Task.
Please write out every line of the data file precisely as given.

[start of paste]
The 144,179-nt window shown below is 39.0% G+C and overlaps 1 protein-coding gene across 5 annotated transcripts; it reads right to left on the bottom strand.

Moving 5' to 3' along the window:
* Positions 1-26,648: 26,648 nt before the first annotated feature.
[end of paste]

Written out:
The 144,179-nt window shown below is 39.0% G+C and overlaps 1 protein-coding gene across 5 annotated transcripts; it reads right to left on the bottom strand.

Moving 5' to 3' along the window:
* Positions 1-26,648: 26,648 nt before the first annotated feature.